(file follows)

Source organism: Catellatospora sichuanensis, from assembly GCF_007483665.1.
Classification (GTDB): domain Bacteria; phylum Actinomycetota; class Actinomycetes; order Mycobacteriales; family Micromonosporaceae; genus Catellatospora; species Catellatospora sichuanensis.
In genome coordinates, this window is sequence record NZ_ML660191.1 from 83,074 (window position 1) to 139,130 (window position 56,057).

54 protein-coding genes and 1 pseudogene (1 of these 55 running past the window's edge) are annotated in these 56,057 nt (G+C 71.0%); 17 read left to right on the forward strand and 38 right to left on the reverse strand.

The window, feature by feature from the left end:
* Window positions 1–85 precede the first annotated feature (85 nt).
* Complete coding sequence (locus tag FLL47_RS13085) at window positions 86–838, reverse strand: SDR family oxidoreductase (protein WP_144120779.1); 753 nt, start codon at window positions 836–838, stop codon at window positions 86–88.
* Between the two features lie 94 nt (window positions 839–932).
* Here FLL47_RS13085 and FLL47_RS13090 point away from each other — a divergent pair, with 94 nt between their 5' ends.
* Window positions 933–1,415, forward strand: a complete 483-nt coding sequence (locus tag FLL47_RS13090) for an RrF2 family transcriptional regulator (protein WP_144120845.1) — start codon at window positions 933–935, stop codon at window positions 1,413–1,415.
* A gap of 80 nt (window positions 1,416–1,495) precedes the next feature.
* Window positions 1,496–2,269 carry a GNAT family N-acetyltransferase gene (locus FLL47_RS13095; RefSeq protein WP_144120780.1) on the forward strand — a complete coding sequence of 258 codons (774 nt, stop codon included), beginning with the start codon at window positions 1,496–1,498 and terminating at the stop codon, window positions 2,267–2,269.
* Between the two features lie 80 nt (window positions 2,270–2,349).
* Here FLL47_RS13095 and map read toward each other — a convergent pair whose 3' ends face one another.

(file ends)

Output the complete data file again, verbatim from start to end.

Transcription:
Source organism: Catellatospora sichuanensis, from assembly GCF_007483665.1.
Classification (GTDB): domain Bacteria; phylum Actinomycetota; class Actinomycetes; order Mycobacteriales; family Micromonosporaceae; genus Catellatospora; species Catellatospora sichuanensis.
In genome coordinates, this window is sequence record NZ_ML660191.1 from 83,074 (window position 1) to 139,130 (window position 56,057).

54 protein-coding genes and 1 pseudogene (1 of these 55 running past the window's edge) are annotated in these 56,057 nt (G+C 71.0%); 17 read left to right on the forward strand and 38 right to left on the reverse strand.

The window, feature by feature from the left end:
* Window positions 1–85 precede the first annotated feature (85 nt).
* Complete coding sequence (locus tag FLL47_RS13085) at window positions 86–838, reverse strand: SDR family oxidoreductase (protein WP_144120779.1); 753 nt, start codon at window positions 836–838, stop codon at window positions 86–88.
* Between the two features lie 94 nt (window positions 839–932).
* Here FLL47_RS13085 and FLL47_RS13090 point away from each other — a divergent pair, with 94 nt between their 5' ends.
* Window positions 933–1,415, forward strand: a complete 483-nt coding sequence (locus tag FLL47_RS13090) for an RrF2 family transcriptional regulator (protein WP_144120845.1) — start codon at window positions 933–935, stop codon at window positions 1,413–1,415.
* A gap of 80 nt (window positions 1,416–1,495) precedes the next feature.
* Window positions 1,496–2,269 carry a GNAT family N-acetyltransferase gene (locus FLL47_RS13095; RefSeq protein WP_144120780.1) on the forward strand — a complete coding sequence of 258 codons (774 nt, stop codon included), beginning with the start codon at window positions 1,496–1,498 and terminating at the stop codon, window positions 2,267–2,269.
* Between the two features lie 80 nt (window positions 2,270–2,349).
* Here FLL47_RS13095 and map read toward each other — a convergent pair whose 3' ends face one another.